Day 22 - Speed and Melt of Glacier
Day 1 of the fourth programme, and I really had difficulty getting out of bed this morning. The five-day break was wonderful, but getting back to work takes a real effort. By 8.30 am we’re at the sawmill recording the piece that will open the programme.
Ellen and I are given the job of assessing whether the Franz Josef Glacier that sits in a valley just south of here is melting, and if so, by how much.
Easy peasy I think, then Kate (Humble) tells us that we also have to devise some way of making a portable heat source for use by the rest of the team. They’re off up into the mountains for an overnight stay in a hut on the glacier. I wish I was going with them.
By 10.30 am Ellen and I have knocked together a device for taking measurements at the glacier face.
We’ve wasted a lot of time already this morning, as the other film crew need absolute silence while they record a long piece to camera from Kathy.
That’s one of the problems with Rough Science. The viewer is given the impression that we have three full days to complete these challenges, but in fact it’s something closer to a day and a half - if you’re lucky.
There are often times when you can’t get on because, like this morning, we need complete silence while the second film crew does its work.
By noon Ellen and I have set off from the sawmill with Sophie, our Director, Drew (the cameraman), Kate H and Kiwi Ian (on sound) to walk up to the glacier’s face.
At the glacier face we spend 30 minutes setting up our simple measuring device, which, if left overnight, will tell us whether the glacier’s melting faster than it’s advancing, or vice versa. Then it’s back down to the hotel. We finish early today. A relatively easy one…
Day 23 -Hand Warmers
Today turns out to be a great laugh. Sophie has decided that we should treat the chemistry in today’s challenge like a cookery programme.
I have no problem with this as I consider a lot of chemistry to be similar to cooking, and most cooking to be chemistry. Our challenge today is to make a set of hand warmers for the rest of the team, up in the cold on the mountain (the original challenge was to ‘devise a portable heating device’).
I decide to look at some exothermic reactions - chemical reactions that give out heat. One such reaction involves dissolving potassium carbonate in water (potassium carbonate is one of the major components of wood ash).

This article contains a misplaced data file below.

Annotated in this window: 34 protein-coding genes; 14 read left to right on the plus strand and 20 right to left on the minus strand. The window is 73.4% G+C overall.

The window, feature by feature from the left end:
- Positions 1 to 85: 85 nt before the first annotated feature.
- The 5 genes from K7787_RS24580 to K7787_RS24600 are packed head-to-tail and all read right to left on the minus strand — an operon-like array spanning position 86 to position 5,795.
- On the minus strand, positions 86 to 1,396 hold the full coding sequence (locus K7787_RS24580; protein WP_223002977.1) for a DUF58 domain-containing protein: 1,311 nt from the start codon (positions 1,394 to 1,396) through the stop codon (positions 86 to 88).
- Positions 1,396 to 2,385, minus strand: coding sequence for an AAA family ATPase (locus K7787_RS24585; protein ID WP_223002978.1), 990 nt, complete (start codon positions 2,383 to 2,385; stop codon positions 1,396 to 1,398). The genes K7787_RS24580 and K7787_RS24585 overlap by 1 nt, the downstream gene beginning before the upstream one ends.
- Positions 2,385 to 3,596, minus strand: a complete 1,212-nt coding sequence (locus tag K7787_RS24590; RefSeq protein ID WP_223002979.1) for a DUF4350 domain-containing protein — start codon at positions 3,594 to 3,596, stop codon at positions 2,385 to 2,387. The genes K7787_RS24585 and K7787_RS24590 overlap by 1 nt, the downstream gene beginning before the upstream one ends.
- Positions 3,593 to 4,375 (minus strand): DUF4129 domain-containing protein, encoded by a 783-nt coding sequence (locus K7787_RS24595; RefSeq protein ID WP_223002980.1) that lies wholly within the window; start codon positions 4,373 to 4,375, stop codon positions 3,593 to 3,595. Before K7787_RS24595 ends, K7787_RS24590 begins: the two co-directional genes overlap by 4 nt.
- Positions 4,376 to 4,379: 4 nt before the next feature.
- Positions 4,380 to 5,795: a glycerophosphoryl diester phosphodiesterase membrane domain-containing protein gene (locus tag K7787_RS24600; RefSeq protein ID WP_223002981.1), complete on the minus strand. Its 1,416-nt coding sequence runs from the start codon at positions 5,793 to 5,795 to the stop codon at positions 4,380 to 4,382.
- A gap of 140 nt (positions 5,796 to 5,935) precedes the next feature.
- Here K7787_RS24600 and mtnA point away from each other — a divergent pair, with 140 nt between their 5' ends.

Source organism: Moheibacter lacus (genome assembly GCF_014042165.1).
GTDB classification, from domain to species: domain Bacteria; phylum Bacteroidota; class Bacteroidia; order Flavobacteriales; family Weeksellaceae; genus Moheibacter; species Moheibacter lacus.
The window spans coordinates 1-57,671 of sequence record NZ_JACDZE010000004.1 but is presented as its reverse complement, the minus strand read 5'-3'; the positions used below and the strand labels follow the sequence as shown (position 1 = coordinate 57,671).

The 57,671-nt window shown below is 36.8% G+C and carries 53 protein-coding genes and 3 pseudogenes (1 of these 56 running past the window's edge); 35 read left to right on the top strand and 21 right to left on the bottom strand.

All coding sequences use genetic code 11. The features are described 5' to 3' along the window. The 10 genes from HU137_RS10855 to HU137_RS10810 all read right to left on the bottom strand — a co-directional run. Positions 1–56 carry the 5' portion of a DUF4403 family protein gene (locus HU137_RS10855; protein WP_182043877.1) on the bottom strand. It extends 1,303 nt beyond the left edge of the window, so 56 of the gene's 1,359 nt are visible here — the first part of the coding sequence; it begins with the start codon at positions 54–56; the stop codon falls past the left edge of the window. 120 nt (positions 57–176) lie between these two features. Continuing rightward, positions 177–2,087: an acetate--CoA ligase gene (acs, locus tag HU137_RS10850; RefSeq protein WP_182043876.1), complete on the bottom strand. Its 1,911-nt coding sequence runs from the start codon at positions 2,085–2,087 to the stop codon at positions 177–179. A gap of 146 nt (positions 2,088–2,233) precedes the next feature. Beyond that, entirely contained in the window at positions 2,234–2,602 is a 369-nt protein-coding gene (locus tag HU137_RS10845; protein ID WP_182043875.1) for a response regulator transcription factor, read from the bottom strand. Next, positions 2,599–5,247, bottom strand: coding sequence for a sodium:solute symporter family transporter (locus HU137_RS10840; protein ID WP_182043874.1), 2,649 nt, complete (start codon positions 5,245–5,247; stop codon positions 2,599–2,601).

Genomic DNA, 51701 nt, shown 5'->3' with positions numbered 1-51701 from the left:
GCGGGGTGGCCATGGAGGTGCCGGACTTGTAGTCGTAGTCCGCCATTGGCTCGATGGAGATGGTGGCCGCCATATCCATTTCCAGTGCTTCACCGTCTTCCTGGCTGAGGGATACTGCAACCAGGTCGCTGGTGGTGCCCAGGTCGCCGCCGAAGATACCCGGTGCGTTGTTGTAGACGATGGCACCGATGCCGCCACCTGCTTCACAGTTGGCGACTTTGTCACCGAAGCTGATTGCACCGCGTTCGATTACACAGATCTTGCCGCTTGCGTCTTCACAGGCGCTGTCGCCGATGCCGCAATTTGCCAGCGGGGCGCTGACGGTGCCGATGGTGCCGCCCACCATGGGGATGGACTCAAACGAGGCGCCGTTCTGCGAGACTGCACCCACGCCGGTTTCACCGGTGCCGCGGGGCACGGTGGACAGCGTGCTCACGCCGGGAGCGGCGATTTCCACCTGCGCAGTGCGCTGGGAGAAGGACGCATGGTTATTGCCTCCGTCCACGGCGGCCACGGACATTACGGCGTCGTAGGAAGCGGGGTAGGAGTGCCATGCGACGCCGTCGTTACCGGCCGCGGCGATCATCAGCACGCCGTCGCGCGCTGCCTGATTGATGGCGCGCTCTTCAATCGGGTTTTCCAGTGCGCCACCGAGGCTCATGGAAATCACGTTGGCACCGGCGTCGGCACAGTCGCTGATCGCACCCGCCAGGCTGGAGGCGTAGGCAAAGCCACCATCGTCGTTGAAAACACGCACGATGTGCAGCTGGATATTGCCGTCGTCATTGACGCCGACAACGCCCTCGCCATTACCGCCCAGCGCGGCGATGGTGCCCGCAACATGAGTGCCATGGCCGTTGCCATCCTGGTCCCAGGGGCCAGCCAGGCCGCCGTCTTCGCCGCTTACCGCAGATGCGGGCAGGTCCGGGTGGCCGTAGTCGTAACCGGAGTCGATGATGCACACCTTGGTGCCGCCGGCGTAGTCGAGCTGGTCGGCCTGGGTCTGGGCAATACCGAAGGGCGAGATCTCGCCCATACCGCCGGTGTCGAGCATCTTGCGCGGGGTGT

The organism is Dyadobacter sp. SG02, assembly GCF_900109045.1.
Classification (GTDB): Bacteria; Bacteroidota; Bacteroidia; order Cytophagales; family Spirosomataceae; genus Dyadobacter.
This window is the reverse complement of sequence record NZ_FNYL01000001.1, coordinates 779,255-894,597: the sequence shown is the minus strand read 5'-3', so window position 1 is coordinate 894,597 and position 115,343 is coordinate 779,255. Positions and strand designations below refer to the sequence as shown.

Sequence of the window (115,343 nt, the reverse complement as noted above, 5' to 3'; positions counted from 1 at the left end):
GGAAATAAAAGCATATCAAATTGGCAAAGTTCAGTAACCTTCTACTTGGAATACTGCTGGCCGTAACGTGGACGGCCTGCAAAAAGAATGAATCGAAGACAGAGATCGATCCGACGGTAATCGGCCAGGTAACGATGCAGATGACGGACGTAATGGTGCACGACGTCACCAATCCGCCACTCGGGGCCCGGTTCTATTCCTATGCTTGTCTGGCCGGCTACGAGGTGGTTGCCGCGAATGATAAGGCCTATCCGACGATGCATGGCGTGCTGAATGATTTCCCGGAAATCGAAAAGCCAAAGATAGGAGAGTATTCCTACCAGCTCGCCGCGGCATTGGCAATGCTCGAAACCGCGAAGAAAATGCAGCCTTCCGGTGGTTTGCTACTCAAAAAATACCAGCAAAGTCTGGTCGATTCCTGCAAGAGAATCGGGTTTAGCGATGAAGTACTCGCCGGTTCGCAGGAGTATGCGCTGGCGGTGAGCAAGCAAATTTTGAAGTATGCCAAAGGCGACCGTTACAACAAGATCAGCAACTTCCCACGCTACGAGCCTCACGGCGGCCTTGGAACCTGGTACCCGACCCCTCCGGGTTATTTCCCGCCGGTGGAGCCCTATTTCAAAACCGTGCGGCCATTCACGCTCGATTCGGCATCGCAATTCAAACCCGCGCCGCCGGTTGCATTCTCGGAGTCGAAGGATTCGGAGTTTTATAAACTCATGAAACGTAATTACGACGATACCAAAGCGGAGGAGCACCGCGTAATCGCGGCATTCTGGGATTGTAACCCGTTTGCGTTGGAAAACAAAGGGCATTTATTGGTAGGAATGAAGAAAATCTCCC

Unfortunately, we discover that this doesn’t generate much heat - just a one or two degree Celsius temperature rise at the most. The second method I try is much more successful; if you take chalk (calcium carbonate) and heat it in an oven to drive off the carbon dioxide, you’re left with calcium oxide, or lime.
If you add water to lime, you get a vigorous chemical reaction in which the lime is converted to calcium hydroxide (slaked lime). You can get a temperature rise of 30 or 40 degrees using this method.
The third way of generating heat that I explore is one that I know will generate so much heat that it’ll be useless for our purposes. It’ll be fun to try, nevertheless. It’s a chemical reaction called the thermit reaction.
It involves reacting rust (iron oxide) with powdered aluminium (from old drinks cans). Mix these two chemicals together and spark the reaction off, and you get an amazing amount of heat generated; the temperature will rise to something like 1 600° C.
The reaction was used to weld railway lines together, and our attempt at it manages to weld two bits of steel to the metal dish containing the chemicals. Impressive it might be, but practical as a hand warmer up in the mountains it ain’t. No - the reaction involving lime should do the trick, and should, if we use the correct amounts of lime and water, produce just the right amount of heat.
We have a great time filming the sequences today. Sophie’s got a mischievous sense of humour and we have a ball pretending we’re filming a cookery programme. As the day wears on, things get sillier and sillier. This is going to be a very funny programme.
No bad thing as far as the chemistry’s concerned. I think it’s a pity that chemistry gets such a bad deal out of Rough Science. We’re not allowed to give too much away as far as the recipes are concerned, as the BBC is, quite rightly, hesitant to enable viewers to repeat some of the reactions themselves.
They’re quite dangerous, even if you know what you’re doing, but they’re even more so if you have no idea what’s going on. Yet, for me, this is just what makes chemistry interesting - what brings the subject alive - the sight, sound and smells of chemical reactions taking place. Reading about it in a book can never have the same impact.
Day 24 - Speed and Melt of Glacier
Today’s going to be another relatively easy day for me and Ellen. All we have to do is spend the morning walking up to the glacier face, take a couple of simple measurements, and then return to town, from where a helicopter will fly us up into the mountains to join the rest of the team. The morning goes like a dream. The weather’s perfect yet again; clear, blue skies, and lots of warm sunshine.
The morning passes quickly, and by 3 pm, we’ve been helicoptered up to Luncheon Rock (two thirds of the way up Franz Josef Glacier) to meet up with Kathy, Jon and Mikey L. Their spirits seem high.
They appear to have had a pleasant night of it, and it looks like they‘re all still speaking to each other. Mikey L tells of a scary moment when he went out for a pee in the middle of the night. Apparently, he turned the wrong way out of the Alma Hut, and made his way, unknowingly, to the edge of a precipice.
It’s a good job that the glacier guide that stayed with them overnight had banned alcohol, otherwise things may have been even more hairy!